It is interesting that these half-integer Mat´rn kernels correspond to autocorrelated e Gaussian processes of order κ + 1/2; see Stein (1999; p. 31). In particular, the κ = 1/2 Mat´rn kernel, which is equivalent to the exponential kernel with κ = 1, is e the covariance function of the Ornstein-Uhlenbeck (OU) process. The AdaSS family of reproducing kernels (r.k.’s) are based on the Green’s function κ−1 Gκ (x, u) = (x − u)+ /(κ − 1)! with order κ and local adaptation function φ(x) > 0.

In Chapter 2.2.1, we have derived the explicit r.k. expressions with piecewise φ−1 (x). They are nonstationary covariance kernels with the corresponding Gaussian processes discussed in Chapter 2.3. In this chapter, we concentrate on a particular class of AdaSS kernels K(x, x ) = k=1 min{k:τk >x∧x }

φk x ∧ x − τk−1

(3.14)

with piecewise-constant adaptation φ−1 (x) = φk for x ∈ [τk − 1, τk ) and knots x− ≡ min τ0 < τ1 < · · · < τK ≡ x+ . By (2.29), the Gaussian process with kernel (3.14) max generalizes the standard Wiener process with nonstationary volatility, which is useful for modeling the heterogeneous behavior of an MEV component, e.g. g(t).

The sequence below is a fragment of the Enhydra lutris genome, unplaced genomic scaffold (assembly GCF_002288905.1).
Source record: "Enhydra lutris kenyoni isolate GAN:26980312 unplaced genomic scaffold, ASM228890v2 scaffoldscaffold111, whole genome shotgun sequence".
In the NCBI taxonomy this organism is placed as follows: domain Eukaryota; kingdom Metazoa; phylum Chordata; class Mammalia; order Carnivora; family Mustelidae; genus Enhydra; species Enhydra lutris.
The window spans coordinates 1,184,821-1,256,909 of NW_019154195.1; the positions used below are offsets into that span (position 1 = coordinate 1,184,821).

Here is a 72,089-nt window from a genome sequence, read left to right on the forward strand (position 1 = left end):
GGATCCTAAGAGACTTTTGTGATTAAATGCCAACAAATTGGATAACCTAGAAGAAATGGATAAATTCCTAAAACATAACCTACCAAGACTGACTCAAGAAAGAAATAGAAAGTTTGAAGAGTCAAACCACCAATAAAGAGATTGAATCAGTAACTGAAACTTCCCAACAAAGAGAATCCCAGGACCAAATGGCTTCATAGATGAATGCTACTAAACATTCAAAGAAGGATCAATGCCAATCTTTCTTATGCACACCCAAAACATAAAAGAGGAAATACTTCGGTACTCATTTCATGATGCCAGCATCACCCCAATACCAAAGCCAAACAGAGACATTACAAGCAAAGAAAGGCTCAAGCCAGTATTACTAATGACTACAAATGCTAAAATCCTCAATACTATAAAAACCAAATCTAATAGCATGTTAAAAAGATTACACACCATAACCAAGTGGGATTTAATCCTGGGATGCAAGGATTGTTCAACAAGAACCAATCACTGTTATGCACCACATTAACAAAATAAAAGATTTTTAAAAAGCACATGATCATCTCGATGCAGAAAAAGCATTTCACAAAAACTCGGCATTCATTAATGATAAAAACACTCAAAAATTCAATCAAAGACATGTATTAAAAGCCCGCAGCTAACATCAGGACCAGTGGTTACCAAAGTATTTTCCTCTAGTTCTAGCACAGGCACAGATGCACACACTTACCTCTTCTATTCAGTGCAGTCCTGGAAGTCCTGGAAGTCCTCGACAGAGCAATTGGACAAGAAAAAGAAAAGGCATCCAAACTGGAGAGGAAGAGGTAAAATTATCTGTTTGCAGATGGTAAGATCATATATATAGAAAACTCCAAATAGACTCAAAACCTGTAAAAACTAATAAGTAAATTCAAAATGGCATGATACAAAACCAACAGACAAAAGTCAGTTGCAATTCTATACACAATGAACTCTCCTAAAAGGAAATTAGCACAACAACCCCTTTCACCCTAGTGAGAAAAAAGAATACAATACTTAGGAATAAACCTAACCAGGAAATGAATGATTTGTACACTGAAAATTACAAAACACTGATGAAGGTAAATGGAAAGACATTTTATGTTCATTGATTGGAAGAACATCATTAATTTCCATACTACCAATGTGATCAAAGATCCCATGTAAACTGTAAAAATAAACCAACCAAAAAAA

3.3.2

Kriging, Spline and Kernel Methods

Using Gaussian processes to model the component functions in (3.2) would give us a class of Gaussian process MEV models. Among others, we consider

η(y(m, t; v)) = µ(m, t; v) + Zf (m) + Zg (t) + Zh (v) + ε 60

(3.15)

where ε ∼ N (0, σ 2 ) is the random error, Zf (m), Zg (t), Zh (v) are three zero-mean

2 2 2 Gaussian processes with covariance kernels σf Kf , σg Kg , σh Kh , respectively. To bypass

the identiﬁcation problem in Lemma 3.1, the overall mean function is postulated to be µ(m, t; v) ∈ H0 on the hyperplane of the vintage diagram, where

H0 ⊆ span{1, m, t} ∩ null{Zf (m), Zg (t), Zh (v)},

(3.16)

among other choices. For example, choosing cubic spline kernels for all f, g, h allows for H0 = span{0, m, t}, then µ(m, t; v) = µ0 + µ1 m + µ2 t. In other situations, the functional space H0 might shrink to be span{1} in order to satisfy (3.16), then µ(m, t; v) = µ0 . In general, let us denote µ(m, t; v) = µT b(m, t; v), for µ ∈ Rd . For simplicity, let us assume that Zf (m), Zg (t), Zh (v) are mutually independent for x ≡ (m, t, v) ∈ R3 . Consider the sum of univariate Gaussian processes

Z(x) = Zf (m) + Zg (t) + Zh (v),

(3.17)

with mean zero and covariance Cov[Z(x), Z(x )] = σ 2 K(x, x ). By the independence assumption,

K(x, x ) = λ−1 Kf (m, m ) + λ−1 Kg (t, t ) + λ−1 Kh (v, v ). g f h

(3.18)

2 2 2 with λf = σ 2 /σf , λg = σ 2 /σg and λh = σ 2 /σh . Then, given the vintage data (3.1)

with n =

J j=1

Lj observations, we may write (3.15) in the vector-matrix form Cov[z] = σ 2 Σ + I

y = Bµ + z,

(3.19)

where y = η(yjl )

n×1

, B = bT jl

n×d

, z = Z(xjl ) + ε

n×1

and Σ = K(xjl , xj l )

n×n

.

By either GLS (generalized least squares) or MLE (maximum likelihood estimation),

61

µ is estimated to be

−1 −1 −1

µ = BT Σ + I

B

BT Σ + I

y.

(3.20)